I named folders "FOLDERxxx" and each image "imgxxx-yyy.ext" xxx is the folder number yyy is the image number.

    Before you begin:
    Check for duplicates. Many times you would get a second print "for free". When pictures were view by several people and then placed into boxes, sometimes the second print didn't end up with the first print.
    Look at the back of the picture. Besides a month and year the pictures were developed you can tell which photos belong with each other. The photo paper might have "Joe's color lab" or "Kodak - (with the catch phrase of the time)"

    Go through, look at the pictures to get the order to scan before you get ready to scan. Sometimes you can tell which order they belong in, birthday cake with candles lit, blowing out the candles, and cutting the cake. When reviewing the pictures it is nice to have them in order.
    A lot of times you had several events on one roll of film, organize the pictures by grouping the events.

    When placing the pictures on the scanner because of the aspect ratio you can fit more pictures on the scanner "sideways" from the top to the bottom. With my all-in-one scanner which had its hinges on the long side of the scanner I found it was a good idea to put the "heads to the hinges" (top of photo near the hinges) to spend less time rotating the pictures.

    -----------------------
    I will add more advice as I think of it. I am currently scanning several thousand photos , and those pictures are not organized well and in several boxes. I wish I thought of some of those things before I started.
    Last edited by SoFl W; April 13th, 2011 at 01:55 PM. Reason: Added more tips



  8. #8
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    Re: Best solution for scanning multiple photos with ubuntu?

    Thank you Sirweazel. I've been putting off digitally archiving my old photos for a long time because I didn't know an efficient way of doing it until you pointed it out. Now the question is do I actually throw my old hard copies out once I've made sure to follow back up procedures. It would be nice not to have all of that clutter.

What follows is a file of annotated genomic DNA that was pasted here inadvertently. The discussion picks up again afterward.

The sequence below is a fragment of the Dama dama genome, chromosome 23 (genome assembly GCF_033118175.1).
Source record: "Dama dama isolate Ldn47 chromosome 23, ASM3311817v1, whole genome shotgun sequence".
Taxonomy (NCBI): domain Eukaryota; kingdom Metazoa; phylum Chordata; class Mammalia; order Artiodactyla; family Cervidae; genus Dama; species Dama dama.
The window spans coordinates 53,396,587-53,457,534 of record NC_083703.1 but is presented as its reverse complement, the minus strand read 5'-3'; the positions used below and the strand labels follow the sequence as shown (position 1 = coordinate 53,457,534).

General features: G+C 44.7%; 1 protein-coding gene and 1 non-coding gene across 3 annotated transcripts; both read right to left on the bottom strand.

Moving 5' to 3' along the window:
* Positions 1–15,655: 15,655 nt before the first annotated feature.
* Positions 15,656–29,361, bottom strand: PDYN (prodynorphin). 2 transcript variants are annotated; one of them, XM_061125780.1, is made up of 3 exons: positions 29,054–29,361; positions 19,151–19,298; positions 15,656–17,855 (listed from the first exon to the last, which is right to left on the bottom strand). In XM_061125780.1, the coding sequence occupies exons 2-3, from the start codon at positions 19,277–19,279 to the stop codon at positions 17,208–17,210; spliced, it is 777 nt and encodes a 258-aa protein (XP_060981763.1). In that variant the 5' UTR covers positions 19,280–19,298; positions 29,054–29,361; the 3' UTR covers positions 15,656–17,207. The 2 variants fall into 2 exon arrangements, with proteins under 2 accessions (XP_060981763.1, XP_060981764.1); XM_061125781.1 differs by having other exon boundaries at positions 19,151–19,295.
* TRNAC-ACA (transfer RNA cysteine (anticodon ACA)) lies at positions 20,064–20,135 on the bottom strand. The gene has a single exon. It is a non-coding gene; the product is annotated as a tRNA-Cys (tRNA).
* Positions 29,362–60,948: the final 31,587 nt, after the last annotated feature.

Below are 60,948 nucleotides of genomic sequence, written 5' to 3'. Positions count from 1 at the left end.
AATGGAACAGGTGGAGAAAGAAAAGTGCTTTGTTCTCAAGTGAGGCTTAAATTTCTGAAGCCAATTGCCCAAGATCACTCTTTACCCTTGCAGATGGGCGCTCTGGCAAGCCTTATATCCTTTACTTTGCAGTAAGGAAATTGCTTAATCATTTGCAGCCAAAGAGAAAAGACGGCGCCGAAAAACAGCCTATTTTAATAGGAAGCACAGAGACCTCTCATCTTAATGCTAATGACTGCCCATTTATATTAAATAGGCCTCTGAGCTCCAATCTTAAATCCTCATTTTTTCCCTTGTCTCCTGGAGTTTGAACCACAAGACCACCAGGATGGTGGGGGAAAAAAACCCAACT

9. #9
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    Re: Best solution for scanning multiple photos with ubuntu?

    I had a similar assignment. My class reunion wanted to separate the yearbook photos from a single page scan into individual mug shots. I searched and searched online. I tried and almost, almost, made a program in Java to crop each image. It is harder than it looks to make a program: the white background might not be pure white; the photos were slightly different dimensions.

    I did find a script for GIMP that makes multiple images from one scan and your thread here reminded me I didn't have it in my Natty updated computer. Here is the link to his last update for the script:

    http://ffaat.pointclark.net/incoming...nnedImages.scm

    And, the above was a working link from Rob A's (Im)personal Blog

    Here is the link for the discussion:

    http://www.gimptalk.com/index.php?/t...m-single-scan/

    The script works very well for img001.jpg, img002.jpg... The author claims it will do .png but strangely that does not work.

    Anyhow, the link is to a script that brings up a GUI in GIMP. You have to play with it a bit. I'm posting this as a 'bookmark' so I can always get back to the forum that posted the code.

    You save the downloaded file.scm. Show hidden files in your Home Folder, find .gimpX.x, inside that is a folder /scripts. Put it there. Fire up GIMP and you find the Menu item: Filters [ last item ]. Or, you can Menu: Filters -> Batch Tools -> Batch DivideScannedImage
    "You don't do art because you want to, no, you do art because you have to." -- M. Buonarroti

  10. #10
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    Re: Best solution for scanning multiple photos with ubuntu?

    mlsfit138,

    Unless you have 1000+, 100000+, 10000000000+, i would probably hold on to the photos. Even if i had millions of photos, i would probably still keep them. As you scan them, just put them in a box or something and store them away. You never know what the future holds and how much space can it really take up. Just consider it an extra layer to your backup system. Backing up is a whole another topic. (onsite, offsite, fireproof, ect...) I'm actually afriad with everything digitize, old photos will be more dificult to find hidden on some old relatives vintage computer several years from now.... Simple answer is keep the photos.